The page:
Poem of the Week – When Grapes Turn To Wine

Rumi

When grapes turn
to wine, they long for our ability to change.

When stars wheel
around the North Pole,
they are longing for our growing consciousness.
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King David: Ascendance and Stewardship

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Poets, storytellers, and singers wax poetic about the glory of kings. We read verse after beautiful verse about their high seated thrones, golden crowns, glorious battles, and beautiful concubines. Anointed by their deity of choice, these rulers overcome obstacles with bravery, nobility, and the adoration of their people. The legends we tell about them makes these kings the very embodiment of all that we could aspire to. Legends, however, are often neglectful of one truth: these rulers are fallible human beings. They are frail, prone to make mistakes, and fall victim to their own desires.

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Controlling a Narrative

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Words have power. The right arrangement of words has the ability to grant life, or take it away. Words can hurt, words can heal, words can save, and words can condemn. It is often said that when we communicate with each other, what we say has far less impact on the listener than how we say it. This claim is evidenced in our everyday interactions with the world. Politicians perform grandiose speeches filled with carefully selected words that are packed with subtext. News outlets choose terminology that resonates with us on a visceral level, telling us exactly how disgusted to feel about tonight’s tragic events. In our personal relationships we manage our interactions with other people in order to project the image of ourselves that we want others to believe. Whether we realize it or not, we all struggle to craft and control narratives every day. Continue reading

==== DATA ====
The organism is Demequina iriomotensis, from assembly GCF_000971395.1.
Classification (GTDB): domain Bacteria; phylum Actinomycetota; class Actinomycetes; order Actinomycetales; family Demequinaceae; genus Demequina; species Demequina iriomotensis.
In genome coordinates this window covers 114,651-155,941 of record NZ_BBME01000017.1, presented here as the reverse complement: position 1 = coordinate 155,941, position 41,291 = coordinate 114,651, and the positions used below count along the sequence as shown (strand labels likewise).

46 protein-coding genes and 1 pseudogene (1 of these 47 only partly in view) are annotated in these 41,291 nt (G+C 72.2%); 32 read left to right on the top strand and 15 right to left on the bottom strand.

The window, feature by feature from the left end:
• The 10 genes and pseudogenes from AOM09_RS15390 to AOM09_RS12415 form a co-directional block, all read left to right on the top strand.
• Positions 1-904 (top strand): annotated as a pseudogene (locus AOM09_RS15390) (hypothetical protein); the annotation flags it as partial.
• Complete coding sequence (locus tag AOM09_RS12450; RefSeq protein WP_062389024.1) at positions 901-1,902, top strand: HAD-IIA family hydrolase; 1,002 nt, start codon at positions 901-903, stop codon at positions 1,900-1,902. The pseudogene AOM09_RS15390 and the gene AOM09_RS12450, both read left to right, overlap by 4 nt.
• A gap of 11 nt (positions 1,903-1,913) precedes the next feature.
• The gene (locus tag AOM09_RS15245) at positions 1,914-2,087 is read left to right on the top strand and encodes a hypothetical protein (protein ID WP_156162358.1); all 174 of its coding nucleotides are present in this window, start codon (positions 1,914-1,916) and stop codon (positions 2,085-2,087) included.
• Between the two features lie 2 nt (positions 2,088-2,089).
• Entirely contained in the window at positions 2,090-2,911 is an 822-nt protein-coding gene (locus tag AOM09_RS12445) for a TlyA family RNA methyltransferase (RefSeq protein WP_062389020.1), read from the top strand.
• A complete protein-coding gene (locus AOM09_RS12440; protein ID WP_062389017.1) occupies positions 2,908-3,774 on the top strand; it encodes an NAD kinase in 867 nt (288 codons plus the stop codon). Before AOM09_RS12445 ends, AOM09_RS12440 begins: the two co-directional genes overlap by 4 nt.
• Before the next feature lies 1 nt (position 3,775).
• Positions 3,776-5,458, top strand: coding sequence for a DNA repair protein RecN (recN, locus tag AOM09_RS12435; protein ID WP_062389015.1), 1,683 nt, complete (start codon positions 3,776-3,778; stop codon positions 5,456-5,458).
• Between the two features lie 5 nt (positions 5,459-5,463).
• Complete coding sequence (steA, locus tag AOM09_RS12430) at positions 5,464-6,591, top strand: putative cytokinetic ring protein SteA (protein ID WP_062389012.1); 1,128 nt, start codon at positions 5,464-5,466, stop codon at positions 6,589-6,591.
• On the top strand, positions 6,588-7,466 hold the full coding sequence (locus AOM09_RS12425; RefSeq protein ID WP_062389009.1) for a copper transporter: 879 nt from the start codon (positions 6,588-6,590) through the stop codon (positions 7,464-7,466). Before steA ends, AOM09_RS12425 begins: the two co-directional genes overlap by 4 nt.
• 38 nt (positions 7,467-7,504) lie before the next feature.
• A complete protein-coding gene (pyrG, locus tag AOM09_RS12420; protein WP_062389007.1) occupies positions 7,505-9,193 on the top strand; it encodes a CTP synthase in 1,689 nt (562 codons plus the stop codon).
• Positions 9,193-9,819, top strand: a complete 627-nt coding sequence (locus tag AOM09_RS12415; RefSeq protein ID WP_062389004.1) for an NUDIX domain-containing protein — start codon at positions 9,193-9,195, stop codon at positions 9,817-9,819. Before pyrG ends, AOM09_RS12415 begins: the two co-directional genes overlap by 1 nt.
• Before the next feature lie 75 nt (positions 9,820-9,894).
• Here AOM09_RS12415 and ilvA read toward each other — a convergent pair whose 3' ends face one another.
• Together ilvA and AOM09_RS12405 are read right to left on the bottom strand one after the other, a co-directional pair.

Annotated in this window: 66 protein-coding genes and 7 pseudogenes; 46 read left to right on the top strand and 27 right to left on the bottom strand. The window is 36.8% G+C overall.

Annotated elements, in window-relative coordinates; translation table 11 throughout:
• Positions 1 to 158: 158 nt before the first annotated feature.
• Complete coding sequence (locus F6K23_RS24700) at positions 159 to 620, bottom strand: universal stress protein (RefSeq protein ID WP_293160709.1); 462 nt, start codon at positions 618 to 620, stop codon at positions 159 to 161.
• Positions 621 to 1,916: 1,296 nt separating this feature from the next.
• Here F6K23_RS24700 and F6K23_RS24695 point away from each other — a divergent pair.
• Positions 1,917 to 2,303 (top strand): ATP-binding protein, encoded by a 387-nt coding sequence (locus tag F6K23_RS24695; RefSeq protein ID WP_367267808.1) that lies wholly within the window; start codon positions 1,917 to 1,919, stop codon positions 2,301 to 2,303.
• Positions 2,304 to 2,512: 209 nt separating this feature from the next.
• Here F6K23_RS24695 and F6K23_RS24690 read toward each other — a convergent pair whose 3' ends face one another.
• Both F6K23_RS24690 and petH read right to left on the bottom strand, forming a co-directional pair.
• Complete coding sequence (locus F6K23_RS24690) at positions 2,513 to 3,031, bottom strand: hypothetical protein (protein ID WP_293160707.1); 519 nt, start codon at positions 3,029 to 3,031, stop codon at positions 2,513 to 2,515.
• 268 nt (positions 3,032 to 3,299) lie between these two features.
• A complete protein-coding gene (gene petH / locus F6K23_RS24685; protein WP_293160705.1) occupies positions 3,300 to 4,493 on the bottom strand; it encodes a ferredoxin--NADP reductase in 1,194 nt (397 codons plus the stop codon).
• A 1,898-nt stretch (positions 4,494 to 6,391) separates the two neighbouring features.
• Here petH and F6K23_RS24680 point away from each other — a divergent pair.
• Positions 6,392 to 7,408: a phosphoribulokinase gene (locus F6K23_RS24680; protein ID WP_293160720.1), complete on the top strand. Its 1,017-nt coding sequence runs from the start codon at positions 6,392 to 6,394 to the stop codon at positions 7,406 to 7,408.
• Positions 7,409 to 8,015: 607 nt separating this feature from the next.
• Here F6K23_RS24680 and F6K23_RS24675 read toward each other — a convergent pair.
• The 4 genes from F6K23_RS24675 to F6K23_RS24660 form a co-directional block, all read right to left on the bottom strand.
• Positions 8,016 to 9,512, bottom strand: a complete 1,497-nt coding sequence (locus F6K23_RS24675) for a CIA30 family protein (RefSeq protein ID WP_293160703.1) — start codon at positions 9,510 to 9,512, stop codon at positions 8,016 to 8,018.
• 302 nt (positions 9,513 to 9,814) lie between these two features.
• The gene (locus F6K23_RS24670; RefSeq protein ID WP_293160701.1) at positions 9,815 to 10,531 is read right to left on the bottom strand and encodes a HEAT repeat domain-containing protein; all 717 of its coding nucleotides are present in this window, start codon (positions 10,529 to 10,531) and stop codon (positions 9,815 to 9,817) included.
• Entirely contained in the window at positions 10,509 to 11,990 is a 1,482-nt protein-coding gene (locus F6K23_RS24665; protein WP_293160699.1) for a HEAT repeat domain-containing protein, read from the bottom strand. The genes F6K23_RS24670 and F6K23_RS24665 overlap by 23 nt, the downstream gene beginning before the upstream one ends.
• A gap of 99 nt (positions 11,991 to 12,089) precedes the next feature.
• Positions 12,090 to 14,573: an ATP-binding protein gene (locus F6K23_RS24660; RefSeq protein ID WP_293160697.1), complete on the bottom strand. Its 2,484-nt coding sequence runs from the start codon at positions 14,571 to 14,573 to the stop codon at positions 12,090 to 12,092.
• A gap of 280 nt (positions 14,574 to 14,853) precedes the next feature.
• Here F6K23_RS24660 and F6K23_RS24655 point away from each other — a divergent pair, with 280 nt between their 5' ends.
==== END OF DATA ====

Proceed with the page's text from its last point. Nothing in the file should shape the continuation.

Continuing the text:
The Hinilawod Epic: A Hero Comes Home

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The world is full of beautiful things, so many in fact that none of us will be able to experience all of them in the short time we have on this earth. Some of us go mad with the thought that there could always be something better for them than what they have. There will always be a nicer car, a more expensive shirt, more stylish shoes, or a seemingly more attractive significant other. The desire to acquire more than we have is born in the consumer culture that permeates our society. There is a constant flow of advertisements, films, celebrity news, fashion updates, etc. that remind us that our value is predicated on the things we own. We are bombarded with messages that tell us that there is always more, but we are never taught about the consequences of overreaching. Continue reading